Mother Nature may have sneaked off with a sought-after slice of Thanksgiving.
Recent heavy rains in the Midwest are putting pumpkin pie in short supply this holiday season. On Tuesday, food giant Nestle, which controls about 85% of the pumpkin crop for canning, issued a rare apology and said that rain appeared to have destroyed what remained of a small harvest this year and that it expected to stop shipping the holiday staple by Thanksgiving.
Supermarkets say supplies are tight, depending on the store.
Daymond Rice, a spokesman for Safeway Inc.'s Vons markets, said the chain had enough pumpkin to get through Thanksgiving. “However, we are concerned that we may not have enough -- or will not be able to acquire enough -- product to get through the full holiday season. It remains yet to be seen.”
Albertsons said it believed it had enough of the canned pumpkin to last through Thanksgiving. It retails for $2.99 for a 29-ounce can. The grocery chain, a unit of Supervalu Inc., does not plan any shortage-related price increase.
The shortage affects the Libby’s brand of 100% pumpkin in 15- and 29-ounce cans as well as Libby’s Pumpkin Pie Mix filling in a 30-ounce can.
Some chains have been pushing fresh pumpkins as alternatives. At various points during the shortage, Sprouts Farmers Market has featured displays of a smaller, plumper California-grown pumpkin species than what is sold for Halloween jack-o'-lanterns. A sticker with each pumpkin provides a recipe for turning it into pie.
But Sprouts spokeswoman Patti Milligan said the season for pie pumpkins “is pretty much over, and only a few of our stores still have them.”
Shoppers are adapting to the shortage.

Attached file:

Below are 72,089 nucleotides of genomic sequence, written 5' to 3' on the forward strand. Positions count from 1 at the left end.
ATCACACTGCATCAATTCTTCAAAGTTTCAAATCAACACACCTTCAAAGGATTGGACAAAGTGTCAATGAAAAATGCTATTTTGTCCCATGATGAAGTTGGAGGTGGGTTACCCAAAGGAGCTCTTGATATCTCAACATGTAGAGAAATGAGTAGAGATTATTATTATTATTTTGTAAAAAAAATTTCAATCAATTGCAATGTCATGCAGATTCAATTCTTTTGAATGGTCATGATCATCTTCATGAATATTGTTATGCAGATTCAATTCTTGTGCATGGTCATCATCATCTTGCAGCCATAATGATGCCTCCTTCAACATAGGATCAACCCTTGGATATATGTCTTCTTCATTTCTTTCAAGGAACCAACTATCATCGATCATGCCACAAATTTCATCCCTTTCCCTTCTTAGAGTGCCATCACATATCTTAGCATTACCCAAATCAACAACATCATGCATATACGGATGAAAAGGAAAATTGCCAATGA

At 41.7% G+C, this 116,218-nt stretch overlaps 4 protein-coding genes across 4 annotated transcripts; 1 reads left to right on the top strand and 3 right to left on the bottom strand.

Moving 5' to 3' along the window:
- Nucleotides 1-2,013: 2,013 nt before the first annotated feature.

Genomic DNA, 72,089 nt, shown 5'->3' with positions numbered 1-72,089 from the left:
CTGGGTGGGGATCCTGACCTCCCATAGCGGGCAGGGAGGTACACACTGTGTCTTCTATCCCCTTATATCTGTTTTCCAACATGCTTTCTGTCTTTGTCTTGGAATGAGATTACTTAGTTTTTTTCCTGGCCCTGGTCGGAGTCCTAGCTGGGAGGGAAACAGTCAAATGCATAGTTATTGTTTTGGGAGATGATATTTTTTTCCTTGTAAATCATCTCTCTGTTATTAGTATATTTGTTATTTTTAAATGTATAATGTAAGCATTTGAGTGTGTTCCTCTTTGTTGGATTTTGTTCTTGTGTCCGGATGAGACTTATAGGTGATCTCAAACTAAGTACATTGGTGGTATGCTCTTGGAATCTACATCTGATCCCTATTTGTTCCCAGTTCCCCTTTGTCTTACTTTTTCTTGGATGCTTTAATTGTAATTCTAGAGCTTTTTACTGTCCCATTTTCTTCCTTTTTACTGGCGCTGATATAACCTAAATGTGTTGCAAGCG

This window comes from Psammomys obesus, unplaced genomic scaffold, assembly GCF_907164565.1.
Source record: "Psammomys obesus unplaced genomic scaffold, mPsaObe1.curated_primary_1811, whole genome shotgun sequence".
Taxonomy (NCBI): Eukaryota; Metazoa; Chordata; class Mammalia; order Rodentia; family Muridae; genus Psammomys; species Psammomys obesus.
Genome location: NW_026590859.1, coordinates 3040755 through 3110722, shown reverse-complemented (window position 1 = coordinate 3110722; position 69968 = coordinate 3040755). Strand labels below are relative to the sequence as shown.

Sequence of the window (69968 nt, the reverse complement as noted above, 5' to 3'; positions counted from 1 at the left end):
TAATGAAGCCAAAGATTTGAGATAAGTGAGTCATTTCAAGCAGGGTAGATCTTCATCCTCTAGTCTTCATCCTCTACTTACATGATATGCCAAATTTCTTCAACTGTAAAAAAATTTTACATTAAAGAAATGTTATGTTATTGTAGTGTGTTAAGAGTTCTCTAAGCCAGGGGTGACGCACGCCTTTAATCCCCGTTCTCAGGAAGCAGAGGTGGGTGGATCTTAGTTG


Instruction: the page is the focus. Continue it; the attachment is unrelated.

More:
Amy Davis, a retired art teacher and swim coach from Anaheim, is figuring out new ways to make pumpkin bread. Usually she uses canned pumpkin but this year is using a packaged mix she found at Trader Joe’s.
Davis also has figured out how to use other types of squash as a substitute. “Add some allspice and cinnamon and you get something that tastes pretty close to pumpkin,” she said. She also said that sweet potato pie makes a good substitute.
Nestle says that once it runs out, it won’t have more pumpkin to can until August, when the 2010 harvest starts. This year’s shortage started several months ago and was the result of Libby’s not having much surplus from the 2008 crop as a carry-over to sell in September. Nestle said in October that it expected the shortage to ease as the 2009 harvest got underway.
But heavy rains saturated the company’s 5,000 acres of pumpkin fields in Morton, Ill., making it nearly impossible for tractors and other equipment to operate, Nestle said.
That will leave Libby’s without any surplus to sell next fall while the 2010 crop matures and is processed. Libby’s uses what it calls the Select Dickinson pumpkin. It is smaller, squatter, meatier, heavier and sweeter than the typical Halloween pumpkin. The company likes the creamy texture of the pumpkin because it lends itself to cooking.
Nestle issued a formal apology to bakers and posted alternative recipes for desserts such as Holiday-Spiced Baked Custard and Chocolate Satin Pie on its VeryBestBaking.com website.
“If only we could have changed the weather. We hope Mother Nature is nicer to us next year, hopefully delivering less rain and more sunshine,” said Paul Bakus, vice president and general manager of Nestle Baking.
Acres of pumpkins sit unharvested in Morton, and the longer the fruit sits in the muddy fields, the more likely it is that the quality of the pumpkin has declined, the company said. Nestle executives believe it is degrading to the point where they will plow it back under the soil to be used as fertilizer for next year’s crop.